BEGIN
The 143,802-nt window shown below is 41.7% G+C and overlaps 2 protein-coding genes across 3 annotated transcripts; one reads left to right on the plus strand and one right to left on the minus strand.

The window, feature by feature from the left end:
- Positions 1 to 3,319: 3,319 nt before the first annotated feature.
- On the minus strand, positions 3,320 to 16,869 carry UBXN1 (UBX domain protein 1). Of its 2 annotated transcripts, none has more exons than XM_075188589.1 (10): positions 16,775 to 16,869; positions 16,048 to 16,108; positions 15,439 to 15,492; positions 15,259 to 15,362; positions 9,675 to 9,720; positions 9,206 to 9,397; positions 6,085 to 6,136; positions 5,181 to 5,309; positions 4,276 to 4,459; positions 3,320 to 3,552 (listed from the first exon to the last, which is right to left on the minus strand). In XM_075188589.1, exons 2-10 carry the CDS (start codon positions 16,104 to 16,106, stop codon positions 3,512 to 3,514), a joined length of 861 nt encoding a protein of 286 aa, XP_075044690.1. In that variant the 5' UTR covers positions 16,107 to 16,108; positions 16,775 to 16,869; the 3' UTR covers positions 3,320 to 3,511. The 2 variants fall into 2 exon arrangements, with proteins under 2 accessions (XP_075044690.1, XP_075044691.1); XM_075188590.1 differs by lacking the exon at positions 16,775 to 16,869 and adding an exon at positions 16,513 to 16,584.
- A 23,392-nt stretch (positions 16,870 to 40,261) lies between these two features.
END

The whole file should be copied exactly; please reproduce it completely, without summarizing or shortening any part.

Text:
The 143,802-nt window shown below is 41.7% G+C and overlaps 2 protein-coding genes across 3 annotated transcripts; one reads left to right on the plus strand and one right to left on the minus strand.

The window, feature by feature from the left end:
- Positions 1 to 3,319: 3,319 nt before the first annotated feature.
- On the minus strand, positions 3,320 to 16,869 carry UBXN1 (UBX domain protein 1). Of its 2 annotated transcripts, none has more exons than XM_075188589.1 (10): positions 16,775 to 16,869; positions 16,048 to 16,108; positions 15,439 to 15,492; positions 15,259 to 15,362; positions 9,675 to 9,720; positions 9,206 to 9,397; positions 6,085 to 6,136; positions 5,181 to 5,309; positions 4,276 to 4,459; positions 3,320 to 3,552 (listed from the first exon to the last, which is right to left on the minus strand). In XM_075188589.1, exons 2-10 carry the CDS (start codon positions 16,104 to 16,106, stop codon positions 3,512 to 3,514), a joined length of 861 nt encoding a protein of 286 aa, XP_075044690.1. In that variant the 5' UTR covers positions 16,107 to 16,108; positions 16,775 to 16,869; the 3' UTR covers positions 3,320 to 3,511. The 2 variants fall into 2 exon arrangements, with proteins under 2 accessions (XP_075044690.1, XP_075044691.1); XM_075188590.1 differs by lacking the exon at positions 16,775 to 16,869 and adding an exon at positions 16,513 to 16,584.
- A 23,392-nt stretch (positions 16,870 to 40,261) lies between these two features.